Participants and facilitators in MA Transformers: Diversify

Power and Privilege in the 21st Century Museum

Tactics for change from the MA Transformers Programme
Power and Privilege in the 21st Century Museum is a new report published by the Museums Association (MA). Born out of the MA Transformers: Diversify programme, Power and Privilege highlights the challenges to inclusion within the sector, while seeking to provide practical tools and insights on how to transform museums and make space for multiple perspectives. 

The report includes reflections from Transformers participants as well as MA staff and trustees. While many diversity and inclusion programmes in the sector focus on one protected characteristic from the Equalities Act 2010, the Transformers: Diversify cohort was made up of people from all kinds of backgrounds. Participants brought a wide range of lived experiences and perspectives to the programme, which we hope is reflected in the pages of the report. 

The language and ways of working around diversity have rapidly evolved since our last report on equality, diversity and inclusion, Valuing Diversity: The Case for Inclusive Museums, published in 2016. Power and Privilege captures some of the shifts that have taken place and offers guidance for people who want to work in a more inclusive way.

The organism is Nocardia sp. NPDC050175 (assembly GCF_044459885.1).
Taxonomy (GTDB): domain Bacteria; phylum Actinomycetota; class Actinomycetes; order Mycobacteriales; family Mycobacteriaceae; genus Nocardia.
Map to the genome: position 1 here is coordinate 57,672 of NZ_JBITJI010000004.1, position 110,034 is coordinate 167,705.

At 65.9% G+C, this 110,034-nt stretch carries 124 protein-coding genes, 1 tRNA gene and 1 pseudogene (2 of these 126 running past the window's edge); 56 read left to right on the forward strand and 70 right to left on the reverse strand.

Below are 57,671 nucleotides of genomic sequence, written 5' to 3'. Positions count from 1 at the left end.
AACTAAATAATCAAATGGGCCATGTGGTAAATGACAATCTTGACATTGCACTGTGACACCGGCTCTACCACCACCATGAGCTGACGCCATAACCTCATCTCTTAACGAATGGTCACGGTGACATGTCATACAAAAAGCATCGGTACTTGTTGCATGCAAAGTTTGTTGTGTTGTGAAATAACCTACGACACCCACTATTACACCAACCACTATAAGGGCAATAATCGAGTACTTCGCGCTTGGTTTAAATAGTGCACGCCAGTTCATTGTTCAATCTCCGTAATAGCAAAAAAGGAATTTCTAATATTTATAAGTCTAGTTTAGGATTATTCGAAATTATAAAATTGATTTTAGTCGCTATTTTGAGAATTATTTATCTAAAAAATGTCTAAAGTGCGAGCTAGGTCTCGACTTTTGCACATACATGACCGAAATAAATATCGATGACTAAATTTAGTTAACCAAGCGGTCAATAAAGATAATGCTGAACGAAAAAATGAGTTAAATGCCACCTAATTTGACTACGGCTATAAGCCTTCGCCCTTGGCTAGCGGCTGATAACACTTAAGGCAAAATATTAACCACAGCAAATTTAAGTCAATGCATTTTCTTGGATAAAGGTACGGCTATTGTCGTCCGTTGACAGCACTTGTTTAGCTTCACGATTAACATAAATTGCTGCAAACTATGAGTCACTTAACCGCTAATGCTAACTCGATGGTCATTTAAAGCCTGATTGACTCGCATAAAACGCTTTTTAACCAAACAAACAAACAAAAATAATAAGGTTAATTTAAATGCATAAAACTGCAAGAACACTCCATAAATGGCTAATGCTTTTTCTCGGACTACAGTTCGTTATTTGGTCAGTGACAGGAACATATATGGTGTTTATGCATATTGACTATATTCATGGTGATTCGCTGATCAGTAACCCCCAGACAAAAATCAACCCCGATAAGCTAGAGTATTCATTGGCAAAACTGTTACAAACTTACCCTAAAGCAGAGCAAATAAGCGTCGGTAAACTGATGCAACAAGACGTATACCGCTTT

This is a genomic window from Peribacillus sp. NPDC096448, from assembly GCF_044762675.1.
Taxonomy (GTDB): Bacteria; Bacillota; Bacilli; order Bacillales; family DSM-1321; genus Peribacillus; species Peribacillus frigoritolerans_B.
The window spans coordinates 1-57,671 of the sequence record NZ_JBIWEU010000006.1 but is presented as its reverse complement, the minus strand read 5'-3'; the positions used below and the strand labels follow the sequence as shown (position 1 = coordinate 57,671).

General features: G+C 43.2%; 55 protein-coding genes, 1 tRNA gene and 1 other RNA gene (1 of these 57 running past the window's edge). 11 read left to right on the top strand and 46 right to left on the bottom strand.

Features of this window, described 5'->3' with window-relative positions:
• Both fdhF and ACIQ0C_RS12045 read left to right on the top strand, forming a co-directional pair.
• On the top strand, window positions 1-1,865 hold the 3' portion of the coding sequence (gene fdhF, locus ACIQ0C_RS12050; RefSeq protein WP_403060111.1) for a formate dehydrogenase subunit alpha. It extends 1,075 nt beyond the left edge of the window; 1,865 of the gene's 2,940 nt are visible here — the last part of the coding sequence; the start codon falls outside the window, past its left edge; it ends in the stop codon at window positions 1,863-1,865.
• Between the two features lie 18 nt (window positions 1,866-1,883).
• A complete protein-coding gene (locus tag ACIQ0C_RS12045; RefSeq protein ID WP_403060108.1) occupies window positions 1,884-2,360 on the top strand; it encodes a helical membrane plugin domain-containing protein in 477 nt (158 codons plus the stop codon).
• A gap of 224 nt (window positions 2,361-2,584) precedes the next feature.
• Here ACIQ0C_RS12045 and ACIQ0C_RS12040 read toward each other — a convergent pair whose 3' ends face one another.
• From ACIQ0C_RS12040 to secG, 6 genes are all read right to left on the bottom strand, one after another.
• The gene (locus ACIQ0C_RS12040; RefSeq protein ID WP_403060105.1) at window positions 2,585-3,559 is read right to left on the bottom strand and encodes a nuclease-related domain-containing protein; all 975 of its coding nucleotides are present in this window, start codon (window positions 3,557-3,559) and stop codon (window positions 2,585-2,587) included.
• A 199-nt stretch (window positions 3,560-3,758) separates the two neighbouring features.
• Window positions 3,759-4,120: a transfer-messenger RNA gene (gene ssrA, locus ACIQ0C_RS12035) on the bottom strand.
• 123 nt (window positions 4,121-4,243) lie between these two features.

Exploring themes such as neurodiversity, allyship, language, and the power of small changes, the report aims to inspire, challenge and support individuals and organisations willing to make change happen. 

Power and Privilege in the 21st Century Museum

  1. Putting inclusion at the heart of our institutions – Sharon Heal, Director, Museums Association
  2. The language of equality, diversity and inclusion – Rachael Minott, Trustee, Museums Association  
  3. Learning from the Transformers programme: using your privilege wisely – Jess Turtle, Co-Founder of the Museum of Homelessness 
  4. Go against the grain and be a change-maker – Joe Sullivan, London Partnerships Manager, Natural History Museum (formerly RAF Museum)  
  5. Harness the strength on an informal network – Dan Vo, Project Coordinator LGBTQ tours (volunteer), Victoria and Albert Museum  
  6. Pay attention to power – Mark Barrett, Volunteer, Norfolk Museums  
  7. Start with the right intentions – Quonya Huff, Commercial and Audience Development Manager, National Mining Museum Scotland 
  8. Make small but transformational changes – James Brandon, Diversity and Inclusion Manger, Tate  
  9. Make space – Sara Huws, Civic Engagement Officer, Cardiff University Library and Archives, and Co-founder, East End Women’s Museum  
  10. Believe in how museums can tackle societal issues – Arlene Bell, formerly Capital Programme Manager, National Museums Northern Ireland 
  11. Overcome hurdles to tell lesser known histories – Hajra Williams, Freelance (formerly Learning and Access Manager, Florence Nightingale Museum) 
  12. The dos and don’ts of inclusion – Mithila Ramagavigan, Sankofa Project Curator, National Museums Liverpool  
  13. Inclusion starter kit